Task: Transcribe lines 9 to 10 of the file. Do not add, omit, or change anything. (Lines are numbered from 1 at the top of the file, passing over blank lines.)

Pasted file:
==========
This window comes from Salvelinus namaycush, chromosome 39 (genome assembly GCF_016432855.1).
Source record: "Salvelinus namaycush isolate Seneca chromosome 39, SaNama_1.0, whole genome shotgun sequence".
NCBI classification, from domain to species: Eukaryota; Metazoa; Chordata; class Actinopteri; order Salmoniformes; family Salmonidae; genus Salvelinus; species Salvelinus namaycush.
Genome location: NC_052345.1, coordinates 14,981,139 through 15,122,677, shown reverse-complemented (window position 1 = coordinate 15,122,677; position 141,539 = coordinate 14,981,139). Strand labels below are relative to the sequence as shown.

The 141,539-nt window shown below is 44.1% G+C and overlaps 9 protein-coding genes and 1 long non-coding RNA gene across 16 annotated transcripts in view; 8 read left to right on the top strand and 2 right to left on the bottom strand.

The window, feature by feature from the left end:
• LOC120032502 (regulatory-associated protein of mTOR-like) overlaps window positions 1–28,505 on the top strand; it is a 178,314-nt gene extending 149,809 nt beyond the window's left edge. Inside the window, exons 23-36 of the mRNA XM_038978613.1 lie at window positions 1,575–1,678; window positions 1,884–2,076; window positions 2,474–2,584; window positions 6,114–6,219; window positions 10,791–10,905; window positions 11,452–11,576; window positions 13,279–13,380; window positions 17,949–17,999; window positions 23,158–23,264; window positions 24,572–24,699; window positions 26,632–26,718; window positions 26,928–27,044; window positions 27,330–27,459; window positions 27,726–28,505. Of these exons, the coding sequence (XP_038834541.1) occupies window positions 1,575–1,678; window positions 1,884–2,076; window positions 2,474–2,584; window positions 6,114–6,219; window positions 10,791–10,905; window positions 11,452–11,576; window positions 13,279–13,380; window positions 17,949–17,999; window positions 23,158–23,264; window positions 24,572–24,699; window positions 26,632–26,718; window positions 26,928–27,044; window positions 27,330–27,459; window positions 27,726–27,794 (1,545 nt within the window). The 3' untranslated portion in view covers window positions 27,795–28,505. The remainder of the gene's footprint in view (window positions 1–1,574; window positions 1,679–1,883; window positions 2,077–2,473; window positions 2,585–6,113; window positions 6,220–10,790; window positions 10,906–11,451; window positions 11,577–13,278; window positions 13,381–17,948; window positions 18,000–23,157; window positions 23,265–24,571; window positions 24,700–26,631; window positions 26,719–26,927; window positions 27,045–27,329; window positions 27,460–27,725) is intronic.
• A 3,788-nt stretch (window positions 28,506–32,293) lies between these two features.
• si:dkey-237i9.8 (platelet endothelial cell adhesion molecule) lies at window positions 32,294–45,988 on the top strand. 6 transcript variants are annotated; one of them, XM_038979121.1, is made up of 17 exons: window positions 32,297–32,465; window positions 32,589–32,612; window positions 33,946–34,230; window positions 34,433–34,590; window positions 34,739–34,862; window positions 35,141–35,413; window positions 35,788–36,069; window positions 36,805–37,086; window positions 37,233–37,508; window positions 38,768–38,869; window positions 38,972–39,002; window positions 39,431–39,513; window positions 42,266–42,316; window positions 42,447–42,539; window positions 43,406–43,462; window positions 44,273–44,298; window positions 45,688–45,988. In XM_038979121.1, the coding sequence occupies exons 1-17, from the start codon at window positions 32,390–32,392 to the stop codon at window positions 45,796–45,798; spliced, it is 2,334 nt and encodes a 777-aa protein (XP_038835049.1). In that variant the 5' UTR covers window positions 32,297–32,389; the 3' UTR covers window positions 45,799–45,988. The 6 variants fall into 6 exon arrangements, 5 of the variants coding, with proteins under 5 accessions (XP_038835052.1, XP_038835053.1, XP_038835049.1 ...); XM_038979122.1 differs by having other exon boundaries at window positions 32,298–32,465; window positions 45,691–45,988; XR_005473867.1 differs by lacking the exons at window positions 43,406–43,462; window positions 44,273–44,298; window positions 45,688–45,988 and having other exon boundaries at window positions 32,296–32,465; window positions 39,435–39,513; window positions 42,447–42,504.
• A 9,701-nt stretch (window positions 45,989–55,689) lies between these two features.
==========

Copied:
• si:dkey-237i9.8 (platelet endothelial cell adhesion molecule) lies at window positions 32,294–45,988 on the top strand. 6 transcript variants are annotated; one of them, XM_038979121.1, is made up of 17 exons: window positions 32,297–32,465; window positions 32,589–32,612; window positions 33,946–34,230; window positions 34,433–34,590; window positions 34,739–34,862; window positions 35,141–35,413; window positions 35,788–36,069; window positions 36,805–37,086; window positions 37,233–37,508; window positions 38,768–38,869; window positions 38,972–39,002; window positions 39,431–39,513; window positions 42,266–42,316; window positions 42,447–42,539; window positions 43,406–43,462; window positions 44,273–44,298; window positions 45,688–45,988. In XM_038979121.1, the coding sequence occupies exons 1-17, from the start codon at window positions 32,390–32,392 to the stop codon at window positions 45,796–45,798; spliced, it is 2,334 nt and encodes a 777-aa protein (XP_038835049.1). In that variant the 5' UTR covers window positions 32,297–32,389; the 3' UTR covers window positions 45,799–45,988. The 6 variants fall into 6 exon arrangements, 5 of the variants coding, with proteins under 5 accessions (XP_038835052.1, XP_038835053.1, XP_038835049.1 ...); XM_038979122.1 differs by having other exon boundaries at window positions 32,298–32,465; window positions 45,691–45,988; XR_005473867.1 differs by lacking the exons at window positions 43,406–43,462; window positions 44,273–44,298; window positions 45,688–45,988 and having other exon boundaries at window positions 32,296–32,465; window positions 39,435–39,513; window positions 42,447–42,504.
• A 9,701-nt stretch (window positions 45,989–55,689) lies between these two features.